Pizza, pizza, pizza

This post is also available in: Italiano

I like pizza a lot.

Since I have teeth, my mother cuts it into small pieces and I feel that delicious taste of tomato and that white, soft and sweet thing that adults call mozzarella.

Dad usually takes the pizza home in large cardboard boxes.

The Italian nonna, during the time we were at her house, proposed to my mother to make pizza at home.

Nonna said: little one, come to the kitchen and we’ll make pizza. I immediately went up to the tower that my father bought so that I could work with my nonna in the kitchen.

I like being in the kitchen with her because she lets me try to do things, her only concern is that I burn myself and therefore she constantly says when I’m near the stove “be careful, it burns” she repeats it many times as if I don’t understand. I, on the other hand, understand what it means and only once did I put my hand on a stove that had just been turned off and I felt a very strong burning. I immediately cried, nonna and mom got scared and put my hand under cold water and put ice. The ice bothered me so much because it also burns on the skin. Naturally I cried but after a while I felt better and no signs were visible on my fingers.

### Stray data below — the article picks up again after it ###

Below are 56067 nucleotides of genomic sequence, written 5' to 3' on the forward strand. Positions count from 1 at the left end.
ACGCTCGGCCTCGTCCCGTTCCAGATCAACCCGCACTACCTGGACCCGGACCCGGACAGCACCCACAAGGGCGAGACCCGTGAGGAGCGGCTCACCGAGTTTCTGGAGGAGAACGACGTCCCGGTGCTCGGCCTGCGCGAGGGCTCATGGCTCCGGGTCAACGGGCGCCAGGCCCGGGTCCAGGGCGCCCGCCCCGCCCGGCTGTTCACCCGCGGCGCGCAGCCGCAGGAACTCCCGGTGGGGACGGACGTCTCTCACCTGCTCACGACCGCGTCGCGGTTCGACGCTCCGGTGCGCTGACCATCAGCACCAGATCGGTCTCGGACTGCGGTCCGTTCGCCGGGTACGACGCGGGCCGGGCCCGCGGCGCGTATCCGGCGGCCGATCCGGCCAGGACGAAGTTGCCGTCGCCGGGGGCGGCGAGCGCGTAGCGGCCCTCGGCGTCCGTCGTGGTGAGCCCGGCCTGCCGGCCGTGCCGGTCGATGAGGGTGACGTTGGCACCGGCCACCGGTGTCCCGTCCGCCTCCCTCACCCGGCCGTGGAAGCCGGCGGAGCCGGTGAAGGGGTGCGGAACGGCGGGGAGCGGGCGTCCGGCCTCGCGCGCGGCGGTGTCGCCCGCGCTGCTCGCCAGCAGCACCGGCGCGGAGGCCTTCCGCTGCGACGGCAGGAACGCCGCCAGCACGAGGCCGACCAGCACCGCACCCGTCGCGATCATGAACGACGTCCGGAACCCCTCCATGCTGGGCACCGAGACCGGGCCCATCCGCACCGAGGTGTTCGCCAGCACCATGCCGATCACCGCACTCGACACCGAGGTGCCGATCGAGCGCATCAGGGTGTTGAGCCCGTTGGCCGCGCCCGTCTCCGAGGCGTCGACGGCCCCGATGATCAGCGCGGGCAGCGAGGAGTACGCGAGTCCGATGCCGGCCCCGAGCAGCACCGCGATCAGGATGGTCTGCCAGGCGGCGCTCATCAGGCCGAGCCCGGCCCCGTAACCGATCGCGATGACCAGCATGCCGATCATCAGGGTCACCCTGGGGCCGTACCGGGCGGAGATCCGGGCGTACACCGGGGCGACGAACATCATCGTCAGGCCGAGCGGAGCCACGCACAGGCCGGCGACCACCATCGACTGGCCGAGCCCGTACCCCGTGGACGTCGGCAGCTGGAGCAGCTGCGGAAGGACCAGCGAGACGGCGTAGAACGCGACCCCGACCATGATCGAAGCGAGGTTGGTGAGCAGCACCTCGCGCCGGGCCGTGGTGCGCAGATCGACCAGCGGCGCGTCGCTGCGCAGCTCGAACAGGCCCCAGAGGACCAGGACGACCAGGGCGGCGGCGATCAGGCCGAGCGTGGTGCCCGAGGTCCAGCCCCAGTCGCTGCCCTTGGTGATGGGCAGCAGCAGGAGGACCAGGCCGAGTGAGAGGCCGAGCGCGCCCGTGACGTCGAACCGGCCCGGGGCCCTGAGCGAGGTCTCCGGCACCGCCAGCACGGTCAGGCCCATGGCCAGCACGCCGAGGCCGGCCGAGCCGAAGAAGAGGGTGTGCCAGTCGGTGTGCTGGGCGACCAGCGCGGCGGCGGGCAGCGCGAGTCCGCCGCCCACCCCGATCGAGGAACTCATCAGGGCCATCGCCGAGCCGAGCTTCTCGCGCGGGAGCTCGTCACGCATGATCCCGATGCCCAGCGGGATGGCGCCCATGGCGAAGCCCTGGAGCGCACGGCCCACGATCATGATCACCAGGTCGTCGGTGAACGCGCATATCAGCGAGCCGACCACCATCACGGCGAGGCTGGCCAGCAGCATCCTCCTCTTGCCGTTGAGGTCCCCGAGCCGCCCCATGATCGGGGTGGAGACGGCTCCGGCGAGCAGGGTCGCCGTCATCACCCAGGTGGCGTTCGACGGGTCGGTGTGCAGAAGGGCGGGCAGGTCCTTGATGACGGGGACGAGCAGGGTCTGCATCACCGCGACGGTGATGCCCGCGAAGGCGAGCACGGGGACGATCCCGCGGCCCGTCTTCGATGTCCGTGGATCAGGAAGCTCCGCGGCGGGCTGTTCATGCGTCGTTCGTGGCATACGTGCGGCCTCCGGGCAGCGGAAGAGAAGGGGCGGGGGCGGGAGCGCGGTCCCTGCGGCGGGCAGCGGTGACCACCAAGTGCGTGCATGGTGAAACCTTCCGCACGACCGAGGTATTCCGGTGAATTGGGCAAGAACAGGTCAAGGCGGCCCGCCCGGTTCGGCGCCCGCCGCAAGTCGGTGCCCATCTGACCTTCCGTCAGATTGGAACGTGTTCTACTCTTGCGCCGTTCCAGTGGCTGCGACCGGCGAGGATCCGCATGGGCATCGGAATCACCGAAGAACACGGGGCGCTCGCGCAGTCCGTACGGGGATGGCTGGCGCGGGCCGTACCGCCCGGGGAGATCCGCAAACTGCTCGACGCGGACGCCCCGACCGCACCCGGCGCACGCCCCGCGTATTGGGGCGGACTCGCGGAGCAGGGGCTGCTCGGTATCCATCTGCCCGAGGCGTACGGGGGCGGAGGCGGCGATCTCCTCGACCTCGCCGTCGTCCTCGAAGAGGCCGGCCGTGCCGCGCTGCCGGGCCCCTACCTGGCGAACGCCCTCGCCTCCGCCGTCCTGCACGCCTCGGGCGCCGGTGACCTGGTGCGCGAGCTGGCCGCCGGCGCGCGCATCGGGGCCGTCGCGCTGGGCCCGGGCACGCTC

Returning to the pizza, working that white, soft dough, pulling it, squashing it, beating it, using the rolling pin was fun. I also liked tossing the pieces of mozzarella while my grandmother said: “slowly, slowly”. I, on the other hand, enjoyed throwing it hard and quickly. It was nice to see the red of the tomato splashing here and there under the tossed piece of mozzarella.

We made a margherita pizza because it’s the only one mom lets me eat, even though I’d like to try the ones they eat that have so many colorful ingredients on them.

I understood that to make pizza you need to put in a little effort and be patient.

 You have to “mistreat” the dough with all the strength you have to beat it, pull it, fold it. Then it is necessary to let it rest in the heat with a cloth over it as if it were sleeping.

While it’s there in the warmth it grows and becomes bigger and softer. It seemed magical to me.

I helped roll out the dough and put it on the griddle. While cooking, the oven was very hot and every now and then I did like my grandmother, stooping down to see it change color from the glass of the oven. Finally, the pizza was ready.

I wanted to eat it right away but you had to wait for it to be cut into small pieces for me and lose that heat that makes your mouth burn.

When I finally got to taste it I was happy.


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